Henry Lafayette Dubose (Mrs Dubose)

Use this mindmap to articulate the important qualities about the character you are studying.

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Henry Lafayette Dubose (Mrs Dubose) by Mind Map: Henry Lafayette Dubose (Mrs Dubose)

1. BELIEFS & VALUES

1.1. Racist views that white people were superior to black

1.1.1. 'Your father's no better than the niggers and trash he works for.' 111

1.1.1.1. She agrees, like most people in Maycomb, that black people were beneath white. These beliefs were probably carried from her childhood, where racial views were even more widely expressed. She expected rules of society to be followed.

1.2. Belief

1.2.1. Quote or Evidence (Including page #)

1.2.1.1. Explain

1.3. Not wanting to be tied to anything

1.3.1. 'She said she was going to leave this world beholden to nothing and nobody.' p120

1.3.1.1. Mrs Dubose, even in suffering, did not want to be tied to or indebted to something or someone by the time of her death.

1.4. Respect for old rules and manners

1.4.1. ''And you-' she pointed an arthritic finger at me - 'what are you doing in those overalls? You should be in a dress and camisole, young lady!'' p110

1.4.1.1. Mrs Dubose thinks of the world that she currently lives in as the one that she grew up in. She insists that women should wear dresses, and has racist views on society due to the fact that black people were slaves when she grew up.

2. ACTS LIKE

2.1. Critical

2.1.1. 'We could do nothing to please her. If I said as sunnily as I could, 'Hey, Mrs Dubose,' I would receive for an answer, 'Don't say hey to me, you ugly girl! You say good afternoon, Mrs Dubose. She was vicious.'' p108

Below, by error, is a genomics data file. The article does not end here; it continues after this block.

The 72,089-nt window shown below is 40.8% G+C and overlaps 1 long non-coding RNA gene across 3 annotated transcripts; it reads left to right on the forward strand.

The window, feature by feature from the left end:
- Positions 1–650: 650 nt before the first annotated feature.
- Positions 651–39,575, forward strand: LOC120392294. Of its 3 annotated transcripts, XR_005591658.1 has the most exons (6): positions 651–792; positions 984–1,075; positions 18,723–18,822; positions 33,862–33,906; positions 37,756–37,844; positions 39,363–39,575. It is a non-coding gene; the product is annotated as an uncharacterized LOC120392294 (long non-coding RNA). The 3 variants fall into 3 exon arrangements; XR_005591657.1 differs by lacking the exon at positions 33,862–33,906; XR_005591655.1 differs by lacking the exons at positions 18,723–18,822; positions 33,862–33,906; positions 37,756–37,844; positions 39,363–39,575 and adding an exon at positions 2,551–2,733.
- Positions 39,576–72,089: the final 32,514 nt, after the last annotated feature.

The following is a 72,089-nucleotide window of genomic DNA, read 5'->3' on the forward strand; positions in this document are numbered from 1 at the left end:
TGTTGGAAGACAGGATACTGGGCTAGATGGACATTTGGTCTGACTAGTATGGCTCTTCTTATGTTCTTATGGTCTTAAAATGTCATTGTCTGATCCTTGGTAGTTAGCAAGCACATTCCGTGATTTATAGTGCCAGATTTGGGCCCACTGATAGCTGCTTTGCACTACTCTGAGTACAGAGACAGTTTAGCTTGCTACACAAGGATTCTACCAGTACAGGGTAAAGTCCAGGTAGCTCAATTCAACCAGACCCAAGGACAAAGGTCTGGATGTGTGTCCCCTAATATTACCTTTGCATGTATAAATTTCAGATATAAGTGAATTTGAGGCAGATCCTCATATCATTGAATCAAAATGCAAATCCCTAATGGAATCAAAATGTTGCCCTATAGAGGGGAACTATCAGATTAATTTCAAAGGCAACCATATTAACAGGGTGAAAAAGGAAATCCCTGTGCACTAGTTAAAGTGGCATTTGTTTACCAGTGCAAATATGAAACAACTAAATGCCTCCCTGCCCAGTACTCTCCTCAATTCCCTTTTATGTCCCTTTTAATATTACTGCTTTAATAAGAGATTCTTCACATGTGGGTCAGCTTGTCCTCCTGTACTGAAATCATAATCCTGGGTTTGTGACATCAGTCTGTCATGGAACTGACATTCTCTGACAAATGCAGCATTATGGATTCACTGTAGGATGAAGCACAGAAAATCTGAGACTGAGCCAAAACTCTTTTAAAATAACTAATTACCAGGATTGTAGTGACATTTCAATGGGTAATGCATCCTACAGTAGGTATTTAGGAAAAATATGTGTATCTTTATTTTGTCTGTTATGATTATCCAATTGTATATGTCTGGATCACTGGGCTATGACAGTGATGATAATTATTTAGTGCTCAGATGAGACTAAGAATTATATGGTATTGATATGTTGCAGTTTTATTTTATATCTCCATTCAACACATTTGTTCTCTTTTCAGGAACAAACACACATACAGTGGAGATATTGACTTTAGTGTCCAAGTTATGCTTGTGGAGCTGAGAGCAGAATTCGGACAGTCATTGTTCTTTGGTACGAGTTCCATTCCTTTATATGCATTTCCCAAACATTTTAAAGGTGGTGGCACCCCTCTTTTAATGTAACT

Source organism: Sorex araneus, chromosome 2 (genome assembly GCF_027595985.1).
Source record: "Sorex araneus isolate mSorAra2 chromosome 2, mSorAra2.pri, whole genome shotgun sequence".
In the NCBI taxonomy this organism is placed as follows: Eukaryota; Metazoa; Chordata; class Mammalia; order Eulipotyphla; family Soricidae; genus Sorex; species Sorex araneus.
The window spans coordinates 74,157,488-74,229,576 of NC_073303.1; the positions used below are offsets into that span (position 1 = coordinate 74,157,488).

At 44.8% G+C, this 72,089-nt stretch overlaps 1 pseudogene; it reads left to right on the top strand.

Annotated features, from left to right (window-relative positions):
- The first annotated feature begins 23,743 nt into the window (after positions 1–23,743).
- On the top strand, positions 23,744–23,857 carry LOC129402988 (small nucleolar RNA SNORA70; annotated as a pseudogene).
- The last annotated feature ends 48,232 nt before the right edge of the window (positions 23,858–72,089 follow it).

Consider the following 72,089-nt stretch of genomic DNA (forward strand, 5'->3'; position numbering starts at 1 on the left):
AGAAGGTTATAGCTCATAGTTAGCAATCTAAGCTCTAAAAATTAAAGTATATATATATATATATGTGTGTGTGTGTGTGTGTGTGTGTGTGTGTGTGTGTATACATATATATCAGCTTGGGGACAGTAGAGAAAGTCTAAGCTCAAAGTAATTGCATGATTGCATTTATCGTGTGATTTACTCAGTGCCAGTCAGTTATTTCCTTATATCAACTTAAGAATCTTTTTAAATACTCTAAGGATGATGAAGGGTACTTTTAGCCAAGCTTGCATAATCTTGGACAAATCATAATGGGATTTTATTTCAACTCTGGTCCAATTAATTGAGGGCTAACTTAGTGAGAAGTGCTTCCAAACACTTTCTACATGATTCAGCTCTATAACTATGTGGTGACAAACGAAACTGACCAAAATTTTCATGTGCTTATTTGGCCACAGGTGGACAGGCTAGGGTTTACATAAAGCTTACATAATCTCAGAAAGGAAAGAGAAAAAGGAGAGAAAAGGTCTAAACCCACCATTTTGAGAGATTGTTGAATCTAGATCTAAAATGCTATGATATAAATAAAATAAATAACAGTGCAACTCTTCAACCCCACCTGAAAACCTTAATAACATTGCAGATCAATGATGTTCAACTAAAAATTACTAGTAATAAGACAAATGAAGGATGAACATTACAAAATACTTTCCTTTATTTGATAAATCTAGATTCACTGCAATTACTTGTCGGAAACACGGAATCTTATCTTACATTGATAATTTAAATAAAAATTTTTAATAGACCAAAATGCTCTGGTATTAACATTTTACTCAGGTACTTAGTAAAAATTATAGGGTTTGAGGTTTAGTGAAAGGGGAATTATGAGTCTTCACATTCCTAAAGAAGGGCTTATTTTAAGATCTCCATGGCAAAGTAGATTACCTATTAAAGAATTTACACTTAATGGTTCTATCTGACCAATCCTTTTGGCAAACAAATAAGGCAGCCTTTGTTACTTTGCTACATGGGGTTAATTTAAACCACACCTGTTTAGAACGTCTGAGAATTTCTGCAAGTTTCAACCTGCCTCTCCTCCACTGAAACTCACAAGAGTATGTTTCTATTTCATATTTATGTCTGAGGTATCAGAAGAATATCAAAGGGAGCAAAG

2.1.1.1. All Scout attempted to do was talk to her kindly, but Mrs Dubose did not appreciate or acknowledge the effort made. She analyses their every word, dress, and makes the children feel uncomfortable.

2.2. Intrusive in private affairs

2.2.1. 'She was vicious. Once she heard Jem refer to our father as 'Atticus' and her reaction was apoplectic. Besides being the sassiest, most disrespectful mutts whoever passed her way, we were told that it was heart-breaking the way Atticus Finch let her children run wild' p109

2.2.1.1. She makes comments on Jem and Scout's lives that are not really any of her business, and where they are not welcome.

2.3. Delusional

2.3.1. 'Don't you lie to me!', she yelled. 'Jeremy Finch, Maudie Atkinson told me you broke down her scuppernong arbour this morning. She's going to tell your father and then you'll wish you never saw the light of day! If you aren't sent to the reform school before next week, my name's not Dubose!' Jem, who hadn't been near Miss Maudie's scuppernong arbour since last summer, and who know Miss Maudie wouldn't tell Atticus if he had, issued a general denial. 'Don't you contradict me!' Mrs Dubose bawled.

2.3.1.1. Mrs Dubose seems to be unable to tell what is fantasy and what is reality, and uses anything to be able to tell Jem off.

3. MOTIVATED BY

3.1. Pain